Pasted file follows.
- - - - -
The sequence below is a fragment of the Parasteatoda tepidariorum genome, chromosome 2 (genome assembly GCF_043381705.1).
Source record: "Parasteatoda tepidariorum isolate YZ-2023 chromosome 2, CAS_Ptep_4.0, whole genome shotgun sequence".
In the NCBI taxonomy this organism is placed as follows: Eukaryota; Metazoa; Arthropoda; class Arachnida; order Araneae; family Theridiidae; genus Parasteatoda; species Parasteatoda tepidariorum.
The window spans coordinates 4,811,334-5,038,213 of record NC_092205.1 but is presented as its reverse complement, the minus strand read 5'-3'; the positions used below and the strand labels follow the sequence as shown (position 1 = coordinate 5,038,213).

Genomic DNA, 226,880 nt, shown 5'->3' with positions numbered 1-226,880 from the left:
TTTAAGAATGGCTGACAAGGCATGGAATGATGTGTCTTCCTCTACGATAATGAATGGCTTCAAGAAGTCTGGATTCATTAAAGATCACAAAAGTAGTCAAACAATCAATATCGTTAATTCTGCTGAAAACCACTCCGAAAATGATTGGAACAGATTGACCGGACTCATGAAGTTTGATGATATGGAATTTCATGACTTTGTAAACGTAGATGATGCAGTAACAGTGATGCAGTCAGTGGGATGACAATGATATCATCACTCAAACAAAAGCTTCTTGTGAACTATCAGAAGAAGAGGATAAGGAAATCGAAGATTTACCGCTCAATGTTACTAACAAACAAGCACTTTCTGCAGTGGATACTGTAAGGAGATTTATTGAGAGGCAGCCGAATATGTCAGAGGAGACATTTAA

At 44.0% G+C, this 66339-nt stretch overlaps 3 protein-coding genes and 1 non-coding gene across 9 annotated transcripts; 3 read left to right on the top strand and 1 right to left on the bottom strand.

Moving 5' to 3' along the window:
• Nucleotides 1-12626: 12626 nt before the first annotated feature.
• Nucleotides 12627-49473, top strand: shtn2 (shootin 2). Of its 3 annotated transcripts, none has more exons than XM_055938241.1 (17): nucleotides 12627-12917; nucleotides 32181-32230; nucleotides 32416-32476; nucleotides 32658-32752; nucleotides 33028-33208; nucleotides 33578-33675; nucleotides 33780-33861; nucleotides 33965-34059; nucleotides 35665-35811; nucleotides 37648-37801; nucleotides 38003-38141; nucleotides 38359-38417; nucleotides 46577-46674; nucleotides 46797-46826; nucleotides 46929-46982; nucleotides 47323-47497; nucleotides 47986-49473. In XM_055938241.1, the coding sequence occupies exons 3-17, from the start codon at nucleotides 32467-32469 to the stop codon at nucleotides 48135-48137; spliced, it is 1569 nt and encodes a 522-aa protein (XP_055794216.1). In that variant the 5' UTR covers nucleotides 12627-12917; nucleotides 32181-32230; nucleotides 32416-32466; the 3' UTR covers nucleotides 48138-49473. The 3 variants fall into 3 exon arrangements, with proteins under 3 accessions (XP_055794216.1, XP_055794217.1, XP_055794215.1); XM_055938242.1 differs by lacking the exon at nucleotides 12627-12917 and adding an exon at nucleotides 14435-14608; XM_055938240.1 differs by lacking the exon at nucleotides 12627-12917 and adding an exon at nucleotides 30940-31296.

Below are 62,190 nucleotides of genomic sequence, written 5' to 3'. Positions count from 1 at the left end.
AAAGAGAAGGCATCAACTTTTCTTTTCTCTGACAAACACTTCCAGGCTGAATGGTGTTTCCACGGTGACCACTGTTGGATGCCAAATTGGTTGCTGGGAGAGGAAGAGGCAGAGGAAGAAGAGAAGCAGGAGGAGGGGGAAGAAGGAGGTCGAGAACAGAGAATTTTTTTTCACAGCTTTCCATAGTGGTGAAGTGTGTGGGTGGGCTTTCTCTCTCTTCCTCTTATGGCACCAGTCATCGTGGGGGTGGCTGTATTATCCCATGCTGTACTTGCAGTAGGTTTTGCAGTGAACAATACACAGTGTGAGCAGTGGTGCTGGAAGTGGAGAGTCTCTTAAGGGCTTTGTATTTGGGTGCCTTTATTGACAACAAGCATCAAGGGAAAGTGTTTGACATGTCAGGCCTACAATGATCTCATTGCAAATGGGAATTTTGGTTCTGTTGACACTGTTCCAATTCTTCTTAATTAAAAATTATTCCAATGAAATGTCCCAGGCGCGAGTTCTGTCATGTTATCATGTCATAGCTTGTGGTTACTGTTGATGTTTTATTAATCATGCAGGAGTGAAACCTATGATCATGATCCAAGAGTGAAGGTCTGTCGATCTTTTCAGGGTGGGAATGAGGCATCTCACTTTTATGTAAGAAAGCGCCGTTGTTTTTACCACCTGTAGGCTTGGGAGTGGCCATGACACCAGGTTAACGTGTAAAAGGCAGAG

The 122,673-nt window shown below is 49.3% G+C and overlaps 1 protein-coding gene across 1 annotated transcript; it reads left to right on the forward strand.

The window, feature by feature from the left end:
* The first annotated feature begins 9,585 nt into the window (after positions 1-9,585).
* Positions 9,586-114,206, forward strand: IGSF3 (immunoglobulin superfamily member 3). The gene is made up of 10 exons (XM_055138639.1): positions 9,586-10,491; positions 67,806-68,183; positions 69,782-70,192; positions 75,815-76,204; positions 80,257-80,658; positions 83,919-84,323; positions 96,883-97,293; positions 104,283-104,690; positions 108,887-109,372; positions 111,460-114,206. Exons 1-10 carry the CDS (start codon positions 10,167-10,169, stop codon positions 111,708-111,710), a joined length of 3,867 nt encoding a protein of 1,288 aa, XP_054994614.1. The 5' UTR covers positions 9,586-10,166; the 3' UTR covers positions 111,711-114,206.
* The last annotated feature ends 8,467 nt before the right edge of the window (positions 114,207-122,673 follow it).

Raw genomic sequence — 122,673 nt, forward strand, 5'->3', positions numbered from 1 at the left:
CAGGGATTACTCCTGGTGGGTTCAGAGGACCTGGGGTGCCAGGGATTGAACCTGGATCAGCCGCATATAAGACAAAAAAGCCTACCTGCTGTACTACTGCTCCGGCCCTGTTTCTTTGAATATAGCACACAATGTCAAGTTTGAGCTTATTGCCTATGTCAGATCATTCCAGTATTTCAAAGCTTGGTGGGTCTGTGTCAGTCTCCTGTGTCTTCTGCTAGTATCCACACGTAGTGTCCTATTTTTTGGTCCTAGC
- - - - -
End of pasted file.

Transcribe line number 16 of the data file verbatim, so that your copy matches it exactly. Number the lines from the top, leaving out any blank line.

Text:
* Positions 9,586-114,206, forward strand: IGSF3 (immunoglobulin superfamily member 3). The gene is made up of 10 exons (XM_055138639.1): positions 9,586-10,491; positions 67,806-68,183; positions 69,782-70,192; positions 75,815-76,204; positions 80,257-80,658; positions 83,919-84,323; positions 96,883-97,293; positions 104,283-104,690; positions 108,887-109,372; positions 111,460-114,206. Exons 1-10 carry the CDS (start codon positions 10,167-10,169, stop codon positions 111,708-111,710), a joined length of 3,867 nt encoding a protein of 1,288 aa, XP_054994614.1. The 5' UTR covers positions 9,586-10,166; the 3' UTR covers positions 111,711-114,206.